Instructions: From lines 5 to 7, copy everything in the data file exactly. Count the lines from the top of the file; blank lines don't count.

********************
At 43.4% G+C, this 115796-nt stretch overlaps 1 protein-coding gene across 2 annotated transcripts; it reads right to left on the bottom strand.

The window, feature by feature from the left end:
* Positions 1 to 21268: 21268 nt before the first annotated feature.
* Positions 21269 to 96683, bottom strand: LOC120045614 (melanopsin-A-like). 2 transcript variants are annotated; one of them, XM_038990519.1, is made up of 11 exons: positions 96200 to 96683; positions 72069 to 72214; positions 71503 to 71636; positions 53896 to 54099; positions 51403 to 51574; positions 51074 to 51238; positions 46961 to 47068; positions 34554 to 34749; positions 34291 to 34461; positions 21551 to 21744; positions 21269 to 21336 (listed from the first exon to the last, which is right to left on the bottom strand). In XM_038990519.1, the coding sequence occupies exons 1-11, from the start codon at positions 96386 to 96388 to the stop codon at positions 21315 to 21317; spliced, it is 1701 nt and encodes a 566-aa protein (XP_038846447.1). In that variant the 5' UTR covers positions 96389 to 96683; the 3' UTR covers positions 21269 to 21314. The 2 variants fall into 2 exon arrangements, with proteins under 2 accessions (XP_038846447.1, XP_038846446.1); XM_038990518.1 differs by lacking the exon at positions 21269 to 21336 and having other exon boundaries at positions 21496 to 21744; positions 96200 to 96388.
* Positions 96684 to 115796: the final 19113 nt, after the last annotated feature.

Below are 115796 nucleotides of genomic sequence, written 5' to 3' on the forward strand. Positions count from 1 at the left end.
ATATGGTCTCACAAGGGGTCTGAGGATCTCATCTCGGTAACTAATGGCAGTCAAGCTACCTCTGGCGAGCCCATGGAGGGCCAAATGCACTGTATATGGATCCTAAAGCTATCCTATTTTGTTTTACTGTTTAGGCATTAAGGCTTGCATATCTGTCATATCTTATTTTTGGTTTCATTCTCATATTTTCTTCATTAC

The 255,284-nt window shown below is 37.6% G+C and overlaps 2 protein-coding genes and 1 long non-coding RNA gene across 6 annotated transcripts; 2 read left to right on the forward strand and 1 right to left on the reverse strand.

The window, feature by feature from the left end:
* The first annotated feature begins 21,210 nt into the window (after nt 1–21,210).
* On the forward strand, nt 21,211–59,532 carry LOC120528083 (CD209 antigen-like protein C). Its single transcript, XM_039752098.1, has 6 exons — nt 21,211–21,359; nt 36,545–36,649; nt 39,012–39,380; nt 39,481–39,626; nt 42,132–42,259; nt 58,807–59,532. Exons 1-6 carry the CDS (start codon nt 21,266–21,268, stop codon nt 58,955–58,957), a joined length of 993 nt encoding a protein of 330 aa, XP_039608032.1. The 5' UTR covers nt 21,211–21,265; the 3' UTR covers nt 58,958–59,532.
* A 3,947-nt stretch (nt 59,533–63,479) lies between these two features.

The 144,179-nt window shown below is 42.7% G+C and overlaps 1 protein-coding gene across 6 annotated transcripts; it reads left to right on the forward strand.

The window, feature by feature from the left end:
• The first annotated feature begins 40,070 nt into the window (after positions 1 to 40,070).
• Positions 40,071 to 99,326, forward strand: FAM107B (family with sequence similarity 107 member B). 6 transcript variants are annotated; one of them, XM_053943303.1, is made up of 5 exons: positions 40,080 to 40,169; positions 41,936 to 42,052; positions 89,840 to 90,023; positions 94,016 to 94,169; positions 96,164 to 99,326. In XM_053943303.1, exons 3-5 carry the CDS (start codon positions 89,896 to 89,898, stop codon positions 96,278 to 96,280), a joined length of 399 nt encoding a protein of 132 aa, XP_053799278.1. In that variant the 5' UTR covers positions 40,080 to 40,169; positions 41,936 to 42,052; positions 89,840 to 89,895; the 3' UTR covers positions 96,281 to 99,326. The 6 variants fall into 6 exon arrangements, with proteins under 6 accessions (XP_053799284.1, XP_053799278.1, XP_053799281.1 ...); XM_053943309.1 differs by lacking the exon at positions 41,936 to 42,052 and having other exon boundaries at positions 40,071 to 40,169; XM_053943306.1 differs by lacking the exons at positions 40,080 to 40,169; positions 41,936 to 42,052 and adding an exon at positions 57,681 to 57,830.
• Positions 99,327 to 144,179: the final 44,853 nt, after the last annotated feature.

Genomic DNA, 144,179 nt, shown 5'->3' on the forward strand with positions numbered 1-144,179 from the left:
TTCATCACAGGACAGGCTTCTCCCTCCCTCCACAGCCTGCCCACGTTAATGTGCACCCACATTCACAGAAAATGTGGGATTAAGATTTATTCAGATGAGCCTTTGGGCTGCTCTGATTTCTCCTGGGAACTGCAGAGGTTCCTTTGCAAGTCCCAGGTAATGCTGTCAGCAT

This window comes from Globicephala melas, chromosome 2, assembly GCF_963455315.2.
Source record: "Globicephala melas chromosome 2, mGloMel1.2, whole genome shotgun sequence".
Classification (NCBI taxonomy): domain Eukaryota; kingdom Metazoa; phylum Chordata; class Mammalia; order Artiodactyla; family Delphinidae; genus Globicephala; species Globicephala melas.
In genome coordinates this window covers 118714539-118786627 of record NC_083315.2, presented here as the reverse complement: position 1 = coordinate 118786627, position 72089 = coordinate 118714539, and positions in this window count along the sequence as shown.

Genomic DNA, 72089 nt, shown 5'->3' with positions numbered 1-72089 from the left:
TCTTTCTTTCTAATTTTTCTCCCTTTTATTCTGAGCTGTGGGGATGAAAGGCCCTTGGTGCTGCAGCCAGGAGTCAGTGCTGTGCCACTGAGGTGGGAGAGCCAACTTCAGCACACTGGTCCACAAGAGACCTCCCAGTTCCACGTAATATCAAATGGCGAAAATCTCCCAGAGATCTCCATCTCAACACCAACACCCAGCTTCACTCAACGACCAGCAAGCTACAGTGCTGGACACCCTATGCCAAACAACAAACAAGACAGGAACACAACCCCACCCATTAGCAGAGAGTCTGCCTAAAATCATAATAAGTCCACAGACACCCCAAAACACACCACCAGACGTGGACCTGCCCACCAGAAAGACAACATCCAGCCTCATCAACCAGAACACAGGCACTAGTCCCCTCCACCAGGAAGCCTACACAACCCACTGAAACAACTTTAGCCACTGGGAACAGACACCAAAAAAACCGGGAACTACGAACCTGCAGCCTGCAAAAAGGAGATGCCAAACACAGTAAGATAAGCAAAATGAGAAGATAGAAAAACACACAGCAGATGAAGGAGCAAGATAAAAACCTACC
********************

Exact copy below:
* Positions 96684 to 115796: the final 19113 nt, after the last annotated feature.

Below are 115796 nucleotides of genomic sequence, written 5' to 3' on the forward strand. Positions count from 1 at the left end.
ATATGGTCTCACAAGGGGTCTGAGGATCTCATCTCGGTAACTAATGGCAGTCAAGCTACCTCTGGCGAGCCCATGGAGGGCCAAATGCACTGTATATGGATCCTAAAGCTATCCTATTTTGTTTTACTGTTTAGGCATTAAGGCTTGCATATCTGTCATATCTTATTTTTGGTTTCATTCTCATATTTTCTTCATTAC